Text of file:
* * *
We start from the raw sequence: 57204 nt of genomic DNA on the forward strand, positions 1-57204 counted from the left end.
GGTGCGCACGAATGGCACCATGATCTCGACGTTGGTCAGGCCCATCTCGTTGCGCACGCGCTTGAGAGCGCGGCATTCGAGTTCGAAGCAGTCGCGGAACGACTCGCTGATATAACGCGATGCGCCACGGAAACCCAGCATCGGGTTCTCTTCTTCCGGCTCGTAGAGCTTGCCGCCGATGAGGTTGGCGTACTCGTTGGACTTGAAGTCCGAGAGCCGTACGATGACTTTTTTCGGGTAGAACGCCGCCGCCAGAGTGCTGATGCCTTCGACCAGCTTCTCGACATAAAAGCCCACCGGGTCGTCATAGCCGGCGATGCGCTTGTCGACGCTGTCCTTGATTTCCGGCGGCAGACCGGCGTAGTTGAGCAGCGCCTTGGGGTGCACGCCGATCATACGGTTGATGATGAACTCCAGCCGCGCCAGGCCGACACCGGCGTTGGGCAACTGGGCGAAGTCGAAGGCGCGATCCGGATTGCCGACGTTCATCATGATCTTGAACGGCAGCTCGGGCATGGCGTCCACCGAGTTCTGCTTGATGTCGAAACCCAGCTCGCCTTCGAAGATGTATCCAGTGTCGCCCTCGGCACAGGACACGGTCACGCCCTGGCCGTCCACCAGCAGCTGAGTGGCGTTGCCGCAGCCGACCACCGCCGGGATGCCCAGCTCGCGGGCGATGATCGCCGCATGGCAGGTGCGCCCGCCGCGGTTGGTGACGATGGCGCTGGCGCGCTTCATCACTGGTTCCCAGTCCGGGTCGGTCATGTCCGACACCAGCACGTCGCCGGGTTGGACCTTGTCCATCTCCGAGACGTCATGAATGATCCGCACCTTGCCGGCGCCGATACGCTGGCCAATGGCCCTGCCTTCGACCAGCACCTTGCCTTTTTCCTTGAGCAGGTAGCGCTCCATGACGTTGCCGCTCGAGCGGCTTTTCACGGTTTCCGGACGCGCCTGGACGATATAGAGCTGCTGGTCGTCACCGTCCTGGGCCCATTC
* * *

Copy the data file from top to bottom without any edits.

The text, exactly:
We start from the raw sequence: 57204 nt of genomic DNA on the forward strand, positions 1-57204 counted from the left end.
GGTGCGCACGAATGGCACCATGATCTCGACGTTGGTCAGGCCCATCTCGTTGCGCACGCGCTTGAGAGCGCGGCATTCGAGTTCGAAGCAGTCGCGGAACGACTCGCTGATATAACGCGATGCGCCACGGAAACCCAGCATCGGGTTCTCTTCTTCCGGCTCGTAGAGCTTGCCGCCGATGAGGTTGGCGTACTCGTTGGACTTGAAGTCCGAGAGCCGTACGATGACTTTTTTCGGGTAGAACGCCGCCGCCAGAGTGCTGATGCCTTCGACCAGCTTCTCGACATAAAAGCCCACCGGGTCGTCATAGCCGGCGATGCGCTTGTCGACGCTGTCCTTGATTTCCGGCGGCAGACCGGCGTAGTTGAGCAGCGCCTTGGGGTGCACGCCGATCATACGGTTGATGATGAACTCCAGCCGCGCCAGGCCGACACCGGCGTTGGGCAACTGGGCGAAGTCGAAGGCGCGATCCGGATTGCCGACGTTCATCATGATCTTGAACGGCAGCTCGGGCATGGCGTCCACCGAGTTCTGCTTGATGTCGAAACCCAGCTCGCCTTCGAAGATGTATCCAGTGTCGCCCTCGGCACAGGACACGGTCACGCCCTGGCCGTCCACCAGCAGCTGAGTGGCGTTGCCGCAGCCGACCACCGCCGGGATGCCCAGCTCGCGGGCGATGATCGCCGCATGGCAGGTGCGCCCGCCGCGGTTGGTGACGATGGCGCTGGCGCGCTTCATCACTGGTTCCCAGTCCGGGTCGGTCATGTCCGACACCAGCACGTCGCCGGGTTGGACCTTGTCCATCTCCGAGACGTCATGAATGATCCGCACCTTGCCGGCGCCGATACGCTGGCCAATGGCCCTGCCTTCGACCAGCACCTTGCCTTTTTCCTTGAGCAGGTAGCGCTCCATGACGTTGCCGCTCGAGCGGCTTTTCACGGTTTCCGGACGCGCCTGGACGATATAGAGCTGCTGGTCGTCACCGTCCTGGGCCCATTC